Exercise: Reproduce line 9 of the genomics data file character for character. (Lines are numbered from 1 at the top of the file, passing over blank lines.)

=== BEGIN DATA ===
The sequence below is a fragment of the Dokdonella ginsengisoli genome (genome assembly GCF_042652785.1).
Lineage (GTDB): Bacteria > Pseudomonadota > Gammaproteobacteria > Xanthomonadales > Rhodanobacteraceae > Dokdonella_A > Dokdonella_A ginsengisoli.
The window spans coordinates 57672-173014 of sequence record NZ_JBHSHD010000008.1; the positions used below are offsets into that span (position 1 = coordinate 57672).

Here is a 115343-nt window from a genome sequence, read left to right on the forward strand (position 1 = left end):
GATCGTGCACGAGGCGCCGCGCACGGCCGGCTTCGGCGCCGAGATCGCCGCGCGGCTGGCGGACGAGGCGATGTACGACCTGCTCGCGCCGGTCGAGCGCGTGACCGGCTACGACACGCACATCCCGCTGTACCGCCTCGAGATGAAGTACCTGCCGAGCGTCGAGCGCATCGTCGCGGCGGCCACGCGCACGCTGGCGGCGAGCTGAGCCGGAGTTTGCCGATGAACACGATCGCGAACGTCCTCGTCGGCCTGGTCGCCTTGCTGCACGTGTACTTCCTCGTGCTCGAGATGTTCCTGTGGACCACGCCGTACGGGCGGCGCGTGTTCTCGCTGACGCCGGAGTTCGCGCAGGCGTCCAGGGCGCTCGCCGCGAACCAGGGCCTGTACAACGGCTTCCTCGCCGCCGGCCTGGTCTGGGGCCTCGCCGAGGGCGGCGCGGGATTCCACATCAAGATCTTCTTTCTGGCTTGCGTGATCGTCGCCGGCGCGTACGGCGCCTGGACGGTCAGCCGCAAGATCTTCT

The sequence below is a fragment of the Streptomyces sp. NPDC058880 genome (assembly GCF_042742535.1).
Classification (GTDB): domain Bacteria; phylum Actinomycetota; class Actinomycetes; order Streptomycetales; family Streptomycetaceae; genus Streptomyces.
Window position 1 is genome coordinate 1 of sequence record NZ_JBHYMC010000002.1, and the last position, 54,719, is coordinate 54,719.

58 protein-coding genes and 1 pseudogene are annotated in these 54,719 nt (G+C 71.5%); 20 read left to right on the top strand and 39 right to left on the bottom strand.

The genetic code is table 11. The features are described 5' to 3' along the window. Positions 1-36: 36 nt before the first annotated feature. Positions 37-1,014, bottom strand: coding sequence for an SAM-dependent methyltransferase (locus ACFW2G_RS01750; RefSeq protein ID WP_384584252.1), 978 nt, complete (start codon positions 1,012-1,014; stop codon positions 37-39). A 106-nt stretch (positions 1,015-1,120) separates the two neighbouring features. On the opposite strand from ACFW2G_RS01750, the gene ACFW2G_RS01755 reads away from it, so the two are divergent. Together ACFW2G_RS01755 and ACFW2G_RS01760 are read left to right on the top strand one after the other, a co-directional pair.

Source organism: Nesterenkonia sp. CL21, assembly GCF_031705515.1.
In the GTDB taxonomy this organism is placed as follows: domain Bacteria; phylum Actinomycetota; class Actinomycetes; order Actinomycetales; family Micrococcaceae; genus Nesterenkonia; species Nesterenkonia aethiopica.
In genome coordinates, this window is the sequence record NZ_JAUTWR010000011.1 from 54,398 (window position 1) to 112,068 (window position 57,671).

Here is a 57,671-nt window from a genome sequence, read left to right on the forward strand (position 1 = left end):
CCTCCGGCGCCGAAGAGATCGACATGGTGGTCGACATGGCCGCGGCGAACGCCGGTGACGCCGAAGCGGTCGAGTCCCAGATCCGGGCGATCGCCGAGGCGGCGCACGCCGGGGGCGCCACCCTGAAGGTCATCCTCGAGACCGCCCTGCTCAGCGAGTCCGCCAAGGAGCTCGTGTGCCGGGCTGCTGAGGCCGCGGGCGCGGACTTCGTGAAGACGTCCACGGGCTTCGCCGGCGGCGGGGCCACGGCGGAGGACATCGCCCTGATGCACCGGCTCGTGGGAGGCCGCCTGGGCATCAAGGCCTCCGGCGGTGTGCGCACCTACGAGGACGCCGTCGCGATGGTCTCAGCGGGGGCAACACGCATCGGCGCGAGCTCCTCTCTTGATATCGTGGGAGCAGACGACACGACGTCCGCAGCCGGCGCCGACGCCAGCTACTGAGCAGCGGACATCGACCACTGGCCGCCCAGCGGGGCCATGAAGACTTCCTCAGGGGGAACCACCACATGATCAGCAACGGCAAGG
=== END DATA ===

58 protein-coding genes and 1 pseudogene are annotated in these 54,719 nt (G+C 71.5%); 20 read left to right on the top strand and 39 right to left on the bottom strand.